• Crusts may form
  • Patchy hair loss may occur with scale around the bald spot

If the condition has been present for some time secondary changes may occur in the skin, including :

  • Thickening
  • Black pigmentation

Complications include :

  • Secondary infections
  • Chronic otitis externa


Diagnosis is often based upon the presenting history and signs

Confirmation of the diagnosis can be made sometimes by:

1. Intradermal skin testing - challenging the skin by injecting into it common allergens. Care has to be taken not to over-interpret positive reactions. For example, many dogs have been exposed to housedust mite in their environment  and so they may show a positive reaction when injected with housedust mite allergen. However, this does not necessarily mean that allergy to housedust mite is the cause of an episode of acute dermatitis. Positive dogs often react to several allergens eg housedust mite and pollens.

False negatives may occur if :

2. Serology testing - these tests (RAST, ELISA, Immunoenzyme assays) measure allergen-specific IgE in blood . However, false positives are common with many normal dogs showing positives, so interpretation of results can be difficult and many veterinary dermatologists consider reliance on these tests for diagnosis to be controversial.

3. Basophil degranulation test is reported to be a useful test but it is confined to research laboratories at this time.

NB Skin biopsies are NOT diagnostic for atopy in cats or dogs.


Apart from avoiding contact with known allergens - which is possible in some cases:

  • Removing houseplants from the animals environment
  • Hoovering up house dust
  • Ban smoking in rooms occupied by the pet

There are basically 2 forms of treatment:

  • Hyposensitisation to reduce the immune reaction to allergens in the environment, and 
  • Treatment to relieve the signs of the disease

1. Hyposensitisation (also called immunotherapy)

Many (50%+) dogs can be hyposensitised by giving increasing doses of allergens (antigens) that the animal is sensitive to by injection. This theoretically results in the production of circulating IgM antibodies in the blood which bind to the environmental allergens and blocks them before they stimulate local IgE or IgG antibody production in the skin. In addition, the animal becomes tolerant to the allergen.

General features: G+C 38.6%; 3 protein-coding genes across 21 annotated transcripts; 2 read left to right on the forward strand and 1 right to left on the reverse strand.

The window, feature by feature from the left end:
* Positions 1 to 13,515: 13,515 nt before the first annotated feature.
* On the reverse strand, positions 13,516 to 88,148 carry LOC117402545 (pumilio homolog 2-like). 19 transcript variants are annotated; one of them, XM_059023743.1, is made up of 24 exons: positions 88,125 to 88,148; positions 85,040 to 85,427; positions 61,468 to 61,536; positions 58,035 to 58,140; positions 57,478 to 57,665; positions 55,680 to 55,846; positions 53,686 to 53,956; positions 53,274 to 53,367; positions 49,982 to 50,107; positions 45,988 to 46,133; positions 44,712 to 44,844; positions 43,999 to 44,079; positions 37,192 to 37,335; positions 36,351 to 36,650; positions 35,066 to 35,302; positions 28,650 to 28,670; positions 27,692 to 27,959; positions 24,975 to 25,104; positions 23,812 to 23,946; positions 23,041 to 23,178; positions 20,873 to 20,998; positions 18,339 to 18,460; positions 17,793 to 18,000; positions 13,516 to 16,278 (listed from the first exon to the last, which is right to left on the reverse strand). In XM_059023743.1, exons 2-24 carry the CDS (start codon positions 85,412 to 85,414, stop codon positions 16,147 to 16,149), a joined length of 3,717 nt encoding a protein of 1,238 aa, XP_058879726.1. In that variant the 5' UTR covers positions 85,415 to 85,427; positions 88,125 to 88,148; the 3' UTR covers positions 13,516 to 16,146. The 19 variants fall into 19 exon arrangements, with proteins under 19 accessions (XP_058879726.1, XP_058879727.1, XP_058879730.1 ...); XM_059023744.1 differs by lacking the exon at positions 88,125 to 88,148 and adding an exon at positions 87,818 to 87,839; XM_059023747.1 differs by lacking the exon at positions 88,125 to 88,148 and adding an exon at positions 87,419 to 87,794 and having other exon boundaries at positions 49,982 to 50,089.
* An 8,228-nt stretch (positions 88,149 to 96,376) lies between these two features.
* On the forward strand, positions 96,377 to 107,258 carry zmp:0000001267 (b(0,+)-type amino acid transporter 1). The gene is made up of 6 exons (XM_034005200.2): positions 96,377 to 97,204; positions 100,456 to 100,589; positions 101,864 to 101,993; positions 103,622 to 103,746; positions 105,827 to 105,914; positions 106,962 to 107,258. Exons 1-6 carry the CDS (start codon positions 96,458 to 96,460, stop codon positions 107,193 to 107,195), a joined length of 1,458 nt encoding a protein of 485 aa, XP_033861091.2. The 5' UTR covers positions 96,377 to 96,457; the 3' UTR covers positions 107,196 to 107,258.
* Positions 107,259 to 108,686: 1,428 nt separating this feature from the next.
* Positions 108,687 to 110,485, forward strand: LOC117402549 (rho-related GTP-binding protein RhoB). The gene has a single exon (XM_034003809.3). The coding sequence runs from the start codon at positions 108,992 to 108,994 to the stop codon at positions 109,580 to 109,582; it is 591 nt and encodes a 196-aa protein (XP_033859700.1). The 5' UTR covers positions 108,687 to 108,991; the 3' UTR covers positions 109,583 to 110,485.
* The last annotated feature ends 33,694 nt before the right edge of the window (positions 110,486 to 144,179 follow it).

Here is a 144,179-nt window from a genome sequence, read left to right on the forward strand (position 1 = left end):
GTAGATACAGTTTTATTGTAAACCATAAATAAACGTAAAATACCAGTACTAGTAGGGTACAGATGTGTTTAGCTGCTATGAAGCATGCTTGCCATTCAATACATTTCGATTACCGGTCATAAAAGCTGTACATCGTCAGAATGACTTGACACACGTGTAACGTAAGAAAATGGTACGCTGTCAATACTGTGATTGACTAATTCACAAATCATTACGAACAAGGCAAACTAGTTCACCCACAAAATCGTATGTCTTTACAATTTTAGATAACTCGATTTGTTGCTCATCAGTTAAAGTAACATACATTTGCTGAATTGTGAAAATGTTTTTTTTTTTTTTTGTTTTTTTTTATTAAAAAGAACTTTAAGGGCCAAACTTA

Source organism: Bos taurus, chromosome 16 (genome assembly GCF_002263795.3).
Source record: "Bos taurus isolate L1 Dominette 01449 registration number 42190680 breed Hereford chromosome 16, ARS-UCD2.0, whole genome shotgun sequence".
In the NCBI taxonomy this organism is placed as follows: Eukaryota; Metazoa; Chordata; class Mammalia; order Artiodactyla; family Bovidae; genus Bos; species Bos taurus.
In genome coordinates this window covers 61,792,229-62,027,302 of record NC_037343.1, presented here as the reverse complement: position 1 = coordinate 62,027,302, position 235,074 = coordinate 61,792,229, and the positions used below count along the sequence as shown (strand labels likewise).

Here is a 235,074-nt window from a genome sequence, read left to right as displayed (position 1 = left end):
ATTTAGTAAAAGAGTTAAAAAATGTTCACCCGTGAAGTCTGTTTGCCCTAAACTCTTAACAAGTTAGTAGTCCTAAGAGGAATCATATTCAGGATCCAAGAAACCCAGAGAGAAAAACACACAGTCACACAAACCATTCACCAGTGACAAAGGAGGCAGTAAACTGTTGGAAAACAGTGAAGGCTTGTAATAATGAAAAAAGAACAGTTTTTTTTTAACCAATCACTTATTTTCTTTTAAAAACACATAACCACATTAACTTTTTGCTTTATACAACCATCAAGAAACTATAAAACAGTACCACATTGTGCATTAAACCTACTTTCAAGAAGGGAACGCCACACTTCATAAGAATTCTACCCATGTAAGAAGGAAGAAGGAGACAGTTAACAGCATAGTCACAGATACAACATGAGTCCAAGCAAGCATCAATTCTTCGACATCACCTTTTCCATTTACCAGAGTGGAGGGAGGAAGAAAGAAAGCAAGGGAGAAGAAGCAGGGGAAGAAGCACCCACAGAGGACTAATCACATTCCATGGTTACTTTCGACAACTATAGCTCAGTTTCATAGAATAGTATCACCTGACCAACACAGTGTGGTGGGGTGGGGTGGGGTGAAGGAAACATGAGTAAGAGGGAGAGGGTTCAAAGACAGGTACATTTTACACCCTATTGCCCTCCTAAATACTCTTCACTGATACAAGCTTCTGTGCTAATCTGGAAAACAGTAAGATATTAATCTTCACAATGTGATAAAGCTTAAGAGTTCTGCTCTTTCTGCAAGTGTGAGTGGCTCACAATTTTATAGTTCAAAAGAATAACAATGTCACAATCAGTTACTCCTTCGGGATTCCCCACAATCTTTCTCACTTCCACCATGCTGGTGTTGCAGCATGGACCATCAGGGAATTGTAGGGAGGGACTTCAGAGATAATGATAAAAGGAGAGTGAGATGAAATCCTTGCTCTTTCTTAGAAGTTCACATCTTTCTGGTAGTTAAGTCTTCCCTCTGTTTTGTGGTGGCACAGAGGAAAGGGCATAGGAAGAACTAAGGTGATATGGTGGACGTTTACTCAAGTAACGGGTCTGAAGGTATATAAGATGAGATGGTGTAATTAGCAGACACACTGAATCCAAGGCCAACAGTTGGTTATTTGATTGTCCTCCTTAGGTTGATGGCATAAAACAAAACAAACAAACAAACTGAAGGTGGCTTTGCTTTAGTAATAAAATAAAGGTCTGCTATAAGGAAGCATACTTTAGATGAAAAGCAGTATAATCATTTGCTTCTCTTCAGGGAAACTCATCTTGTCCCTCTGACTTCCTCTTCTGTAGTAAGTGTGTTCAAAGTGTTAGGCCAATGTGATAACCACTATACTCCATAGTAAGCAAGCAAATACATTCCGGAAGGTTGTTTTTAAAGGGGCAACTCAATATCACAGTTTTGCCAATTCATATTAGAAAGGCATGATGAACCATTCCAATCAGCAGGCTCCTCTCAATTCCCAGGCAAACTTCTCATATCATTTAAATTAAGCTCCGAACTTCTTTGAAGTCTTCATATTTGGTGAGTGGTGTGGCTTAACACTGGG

2. Symptomatic treatment

Most dogs with atopy (c90%) can be controlled , although treatment may need to be given for life. Some of the drugs that are used may have undesirable side-effects so the choice of drug therapy must be based upon consideration of the individual animal. The clinical objective is to give therapy at as low a dose as possible, and as infrequently as possible to control the signs.

Drugs that are used include :

  • Corticosteroids - most widely used, but can have serious side-effects. 
    • Prednisone
    • Prednisolone
  • Antihistamines - effective at preventing the onset of pruritus  in some individuals, but not in others. Not so effective when pruritus is already present.
    • Amitriptyline
    • Chlorpheniramine
    • Clemastine
    • Diphenhydramine
    • Hydroxyzine
  • Non-steroidal antinflammatory drugs
  • Other drugs - few reports confirm that they are effective.
    • Orgotein
    • Tranquillizers
    • Barbiturates
    • Levamisole
  • Nutritional modification - essential fatty acid supplementation eg evening primrose oil (gamma-linolenic acid), omega3/6 mixtures..


A large number of atopic dogs (c80%) will go on to develop non-seasonal pruritus.

Long term problems

Chronic treatment with corticosteroids can lead to complications such as diabetes or liver disease

Last updated : March 2008